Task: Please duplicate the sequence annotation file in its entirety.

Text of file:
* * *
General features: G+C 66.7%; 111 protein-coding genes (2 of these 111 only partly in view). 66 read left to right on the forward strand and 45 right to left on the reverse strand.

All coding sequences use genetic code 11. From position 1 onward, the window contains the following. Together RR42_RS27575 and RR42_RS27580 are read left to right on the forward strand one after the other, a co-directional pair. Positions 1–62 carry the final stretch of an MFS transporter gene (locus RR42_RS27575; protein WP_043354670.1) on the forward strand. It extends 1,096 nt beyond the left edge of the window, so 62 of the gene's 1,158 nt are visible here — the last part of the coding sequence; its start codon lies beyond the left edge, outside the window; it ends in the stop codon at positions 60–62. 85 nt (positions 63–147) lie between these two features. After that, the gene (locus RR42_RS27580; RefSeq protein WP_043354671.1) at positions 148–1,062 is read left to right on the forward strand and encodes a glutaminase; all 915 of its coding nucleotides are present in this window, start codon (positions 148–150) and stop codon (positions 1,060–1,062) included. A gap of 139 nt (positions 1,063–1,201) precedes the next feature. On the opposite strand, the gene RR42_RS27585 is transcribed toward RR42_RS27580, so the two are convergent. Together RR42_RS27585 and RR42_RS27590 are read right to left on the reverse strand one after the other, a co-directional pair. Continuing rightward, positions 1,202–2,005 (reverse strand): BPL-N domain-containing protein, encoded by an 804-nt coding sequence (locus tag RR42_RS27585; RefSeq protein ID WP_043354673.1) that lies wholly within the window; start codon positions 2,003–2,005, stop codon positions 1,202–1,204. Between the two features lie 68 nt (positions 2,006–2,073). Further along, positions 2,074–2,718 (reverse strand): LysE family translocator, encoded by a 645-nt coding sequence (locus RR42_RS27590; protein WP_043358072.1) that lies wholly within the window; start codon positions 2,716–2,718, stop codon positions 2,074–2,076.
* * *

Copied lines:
General features: G+C 66.7%; 111 protein-coding genes (2 of these 111 only partly in view). 66 read left to right on the forward strand and 45 right to left on the reverse strand.

All coding sequences use genetic code 11. From position 1 onward, the window contains the following. Together RR42_RS27575 and RR42_RS27580 are read left to right on the forward strand one after the other, a co-directional pair. Positions 1–62 carry the final stretch of an MFS transporter gene (locus RR42_RS27575; protein WP_043354670.1) on the forward strand. It extends 1,096 nt beyond the left edge of the window, so 62 of the gene's 1,158 nt are visible here — the last part of the coding sequence; its start codon lies beyond the left edge, outside the window; it ends in the stop codon at positions 60–62. 85 nt (positions 63–147) lie between these two features. After that, the gene (locus RR42_RS27580; RefSeq protein WP_043354671.1) at positions 148–1,062 is read left to right on the forward strand and encodes a glutaminase; all 915 of its coding nucleotides are present in this window, start codon (positions 148–150) and stop codon (positions 1,060–1,062) included. A gap of 139 nt (positions 1,063–1,201) precedes the next feature. On the opposite strand, the gene RR42_RS27585 is transcribed toward RR42_RS27580, so the two are convergent. Together RR42_RS27585 and RR42_RS27590 are read right to left on the reverse strand one after the other, a co-directional pair. Continuing rightward, positions 1,202–2,005 (reverse strand): BPL-N domain-containing protein, encoded by an 804-nt coding sequence (locus tag RR42_RS27585; RefSeq protein ID WP_043354673.1) that lies wholly within the window; start codon positions 2,003–2,005, stop codon positions 1,202–1,204. Between the two features lie 68 nt (positions 2,006–2,073). Further along, positions 2,074–2,718 (reverse strand): LysE family translocator, encoded by a 645-nt coding sequence (locus RR42_RS27590; protein WP_043358072.1) that lies wholly within the window; start codon positions 2,716–2,718, stop codon positions 2,074–2,076.